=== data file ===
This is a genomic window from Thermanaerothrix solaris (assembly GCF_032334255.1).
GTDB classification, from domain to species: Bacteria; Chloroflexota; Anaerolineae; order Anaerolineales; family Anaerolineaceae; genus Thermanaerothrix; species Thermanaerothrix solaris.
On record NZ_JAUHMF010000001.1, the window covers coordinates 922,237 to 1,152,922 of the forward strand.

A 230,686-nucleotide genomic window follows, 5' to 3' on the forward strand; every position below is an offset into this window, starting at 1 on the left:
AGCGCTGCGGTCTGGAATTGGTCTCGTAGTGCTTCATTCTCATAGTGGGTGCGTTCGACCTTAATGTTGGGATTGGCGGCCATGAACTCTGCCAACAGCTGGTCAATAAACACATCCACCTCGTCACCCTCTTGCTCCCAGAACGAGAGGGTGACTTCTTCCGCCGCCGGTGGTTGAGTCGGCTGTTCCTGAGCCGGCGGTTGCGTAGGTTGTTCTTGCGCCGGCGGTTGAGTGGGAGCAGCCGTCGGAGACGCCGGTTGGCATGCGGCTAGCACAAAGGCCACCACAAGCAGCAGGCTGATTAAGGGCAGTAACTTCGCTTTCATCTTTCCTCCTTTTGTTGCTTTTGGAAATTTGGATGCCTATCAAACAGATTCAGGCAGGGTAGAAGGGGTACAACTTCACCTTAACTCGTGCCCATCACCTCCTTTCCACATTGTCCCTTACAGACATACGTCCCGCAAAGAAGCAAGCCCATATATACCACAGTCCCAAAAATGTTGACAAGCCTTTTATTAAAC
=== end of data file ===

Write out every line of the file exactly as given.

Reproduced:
This is a genomic window from Thermanaerothrix solaris (assembly GCF_032334255.1).
GTDB classification, from domain to species: Bacteria; Chloroflexota; Anaerolineae; order Anaerolineales; family Anaerolineaceae; genus Thermanaerothrix; species Thermanaerothrix solaris.
On record NZ_JAUHMF010000001.1, the window covers coordinates 922,237 to 1,152,922 of the forward strand.

A 230,686-nucleotide genomic window follows, 5' to 3' on the forward strand; every position below is an offset into this window, starting at 1 on the left:
AGCGCTGCGGTCTGGAATTGGTCTCGTAGTGCTTCATTCTCATAGTGGGTGCGTTCGACCTTAATGTTGGGATTGGCGGCCATGAACTCTGCCAACAGCTGGTCAATAAACACATCCACCTCGTCACCCTCTTGCTCCCAGAACGAGAGGGTGACTTCTTCCGCCGCCGGTGGTTGAGTCGGCTGTTCCTGAGCCGGCGGTTGCGTAGGTTGTTCTTGCGCCGGCGGTTGAGTGGGAGCAGCCGTCGGAGACGCCGGTTGGCATGCGGCTAGCACAAAGGCCACCACAAGCAGCAGGCTGATTAAGGGCAGTAACTTCGCTTTCATCTTTCCTCCTTTTGTTGCTTTTGGAAATTTGGATGCCTATCAAACAGATTCAGGCAGGGTAGAAGGGGTACAACTTCACCTTAACTCGTGCCCATCACCTCCTTTCCACATTGTCCCTTACAGACATACGTCCCGCAAAGAAGCAAGCCCATATATACCACAGTCCCAAAAATGTTGACAAGCCTTTTATTAAAC